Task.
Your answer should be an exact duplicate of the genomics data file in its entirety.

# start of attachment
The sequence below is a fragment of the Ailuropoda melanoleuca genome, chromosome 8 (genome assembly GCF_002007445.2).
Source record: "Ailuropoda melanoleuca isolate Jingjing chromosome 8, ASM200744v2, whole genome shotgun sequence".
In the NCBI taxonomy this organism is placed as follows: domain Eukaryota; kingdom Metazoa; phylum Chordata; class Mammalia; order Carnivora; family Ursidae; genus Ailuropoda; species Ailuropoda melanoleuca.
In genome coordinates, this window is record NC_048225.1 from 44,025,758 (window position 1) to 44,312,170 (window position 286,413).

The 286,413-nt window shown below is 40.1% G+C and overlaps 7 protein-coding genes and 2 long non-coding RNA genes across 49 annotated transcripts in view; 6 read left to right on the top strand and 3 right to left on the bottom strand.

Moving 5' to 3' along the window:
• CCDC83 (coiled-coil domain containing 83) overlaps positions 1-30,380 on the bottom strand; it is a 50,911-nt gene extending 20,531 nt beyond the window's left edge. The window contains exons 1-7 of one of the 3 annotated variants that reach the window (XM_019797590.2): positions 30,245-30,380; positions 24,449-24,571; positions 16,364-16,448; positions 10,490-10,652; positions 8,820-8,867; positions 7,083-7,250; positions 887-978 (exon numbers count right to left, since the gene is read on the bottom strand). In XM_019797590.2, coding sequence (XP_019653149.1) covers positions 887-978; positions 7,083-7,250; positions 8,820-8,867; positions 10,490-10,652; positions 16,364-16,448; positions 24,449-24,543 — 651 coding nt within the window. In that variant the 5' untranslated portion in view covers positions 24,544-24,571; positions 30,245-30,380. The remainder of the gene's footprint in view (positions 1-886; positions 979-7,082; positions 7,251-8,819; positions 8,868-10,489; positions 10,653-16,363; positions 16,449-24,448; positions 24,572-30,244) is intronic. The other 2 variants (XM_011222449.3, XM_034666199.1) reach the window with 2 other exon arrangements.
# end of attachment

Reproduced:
The sequence below is a fragment of the Ailuropoda melanoleuca genome, chromosome 8 (genome assembly GCF_002007445.2).
Source record: "Ailuropoda melanoleuca isolate Jingjing chromosome 8, ASM200744v2, whole genome shotgun sequence".
In the NCBI taxonomy this organism is placed as follows: domain Eukaryota; kingdom Metazoa; phylum Chordata; class Mammalia; order Carnivora; family Ursidae; genus Ailuropoda; species Ailuropoda melanoleuca.
In genome coordinates, this window is record NC_048225.1 from 44,025,758 (window position 1) to 44,312,170 (window position 286,413).

The 286,413-nt window shown below is 40.1% G+C and overlaps 7 protein-coding genes and 2 long non-coding RNA genes across 49 annotated transcripts in view; 6 read left to right on the top strand and 3 right to left on the bottom strand.

Moving 5' to 3' along the window:
• CCDC83 (coiled-coil domain containing 83) overlaps positions 1-30,380 on the bottom strand; it is a 50,911-nt gene extending 20,531 nt beyond the window's left edge. The window contains exons 1-7 of one of the 3 annotated variants that reach the window (XM_019797590.2): positions 30,245-30,380; positions 24,449-24,571; positions 16,364-16,448; positions 10,490-10,652; positions 8,820-8,867; positions 7,083-7,250; positions 887-978 (exon numbers count right to left, since the gene is read on the bottom strand). In XM_019797590.2, coding sequence (XP_019653149.1) covers positions 887-978; positions 7,083-7,250; positions 8,820-8,867; positions 10,490-10,652; positions 16,364-16,448; positions 24,449-24,543 — 651 coding nt within the window. In that variant the 5' untranslated portion in view covers positions 24,544-24,571; positions 30,245-30,380. The remainder of the gene's footprint in view (positions 1-886; positions 979-7,082; positions 7,251-8,819; positions 8,868-10,489; positions 10,653-16,363; positions 16,449-24,448; positions 24,572-30,244) is intronic. The other 2 variants (XM_011222449.3, XM_034666199.1) reach the window with 2 other exon arrangements.